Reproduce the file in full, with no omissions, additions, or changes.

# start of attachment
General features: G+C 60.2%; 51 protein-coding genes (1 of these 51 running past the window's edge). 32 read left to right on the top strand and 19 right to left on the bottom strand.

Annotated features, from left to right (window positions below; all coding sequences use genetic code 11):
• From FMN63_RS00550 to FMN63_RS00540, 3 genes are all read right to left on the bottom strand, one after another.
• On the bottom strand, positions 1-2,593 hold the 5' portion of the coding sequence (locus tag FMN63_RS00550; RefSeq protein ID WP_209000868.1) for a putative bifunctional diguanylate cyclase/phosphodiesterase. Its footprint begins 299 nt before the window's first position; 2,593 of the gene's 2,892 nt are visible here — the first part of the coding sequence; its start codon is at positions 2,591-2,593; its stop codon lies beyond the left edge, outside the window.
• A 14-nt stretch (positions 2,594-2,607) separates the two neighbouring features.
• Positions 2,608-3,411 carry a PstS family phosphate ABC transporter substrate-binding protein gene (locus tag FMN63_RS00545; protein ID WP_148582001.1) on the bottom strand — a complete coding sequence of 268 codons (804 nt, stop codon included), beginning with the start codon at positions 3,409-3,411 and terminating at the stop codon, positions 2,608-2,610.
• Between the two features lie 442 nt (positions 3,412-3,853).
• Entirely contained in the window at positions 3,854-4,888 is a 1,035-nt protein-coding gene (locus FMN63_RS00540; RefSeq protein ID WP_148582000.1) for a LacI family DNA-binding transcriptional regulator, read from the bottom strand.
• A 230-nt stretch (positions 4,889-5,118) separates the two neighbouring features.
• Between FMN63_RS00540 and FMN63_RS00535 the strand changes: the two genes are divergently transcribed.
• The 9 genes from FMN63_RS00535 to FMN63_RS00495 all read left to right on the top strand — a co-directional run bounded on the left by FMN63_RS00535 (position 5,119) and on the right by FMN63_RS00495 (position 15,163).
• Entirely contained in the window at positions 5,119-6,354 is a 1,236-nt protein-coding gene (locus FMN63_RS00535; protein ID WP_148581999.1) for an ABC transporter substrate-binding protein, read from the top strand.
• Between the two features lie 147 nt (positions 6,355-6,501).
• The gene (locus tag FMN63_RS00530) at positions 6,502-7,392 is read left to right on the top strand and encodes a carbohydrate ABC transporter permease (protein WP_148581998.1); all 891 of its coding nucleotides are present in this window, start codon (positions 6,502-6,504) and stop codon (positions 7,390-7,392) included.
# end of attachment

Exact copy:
General features: G+C 60.2%; 51 protein-coding genes (1 of these 51 running past the window's edge). 32 read left to right on the top strand and 19 right to left on the bottom strand.

Annotated features, from left to right (window positions below; all coding sequences use genetic code 11):
• From FMN63_RS00550 to FMN63_RS00540, 3 genes are all read right to left on the bottom strand, one after another.
• On the bottom strand, positions 1-2,593 hold the 5' portion of the coding sequence (locus tag FMN63_RS00550; RefSeq protein ID WP_209000868.1) for a putative bifunctional diguanylate cyclase/phosphodiesterase. Its footprint begins 299 nt before the window's first position; 2,593 of the gene's 2,892 nt are visible here — the first part of the coding sequence; its start codon is at positions 2,591-2,593; its stop codon lies beyond the left edge, outside the window.
• A 14-nt stretch (positions 2,594-2,607) separates the two neighbouring features.
• Positions 2,608-3,411 carry a PstS family phosphate ABC transporter substrate-binding protein gene (locus tag FMN63_RS00545; protein ID WP_148582001.1) on the bottom strand — a complete coding sequence of 268 codons (804 nt, stop codon included), beginning with the start codon at positions 3,409-3,411 and terminating at the stop codon, positions 2,608-2,610.
• Between the two features lie 442 nt (positions 3,412-3,853).
• Entirely contained in the window at positions 3,854-4,888 is a 1,035-nt protein-coding gene (locus FMN63_RS00540; RefSeq protein ID WP_148582000.1) for a LacI family DNA-binding transcriptional regulator, read from the bottom strand.
• A 230-nt stretch (positions 4,889-5,118) separates the two neighbouring features.
• Between FMN63_RS00540 and FMN63_RS00535 the strand changes: the two genes are divergently transcribed.
• The 9 genes from FMN63_RS00535 to FMN63_RS00495 all read left to right on the top strand — a co-directional run bounded on the left by FMN63_RS00535 (position 5,119) and on the right by FMN63_RS00495 (position 15,163).
• Entirely contained in the window at positions 5,119-6,354 is a 1,236-nt protein-coding gene (locus FMN63_RS00535; protein ID WP_148581999.1) for an ABC transporter substrate-binding protein, read from the top strand.
• Between the two features lie 147 nt (positions 6,355-6,501).
• The gene (locus tag FMN63_RS00530) at positions 6,502-7,392 is read left to right on the top strand and encodes a carbohydrate ABC transporter permease (protein WP_148581998.1); all 891 of its coding nucleotides are present in this window, start codon (positions 6,502-6,504) and stop codon (positions 7,390-7,392) included.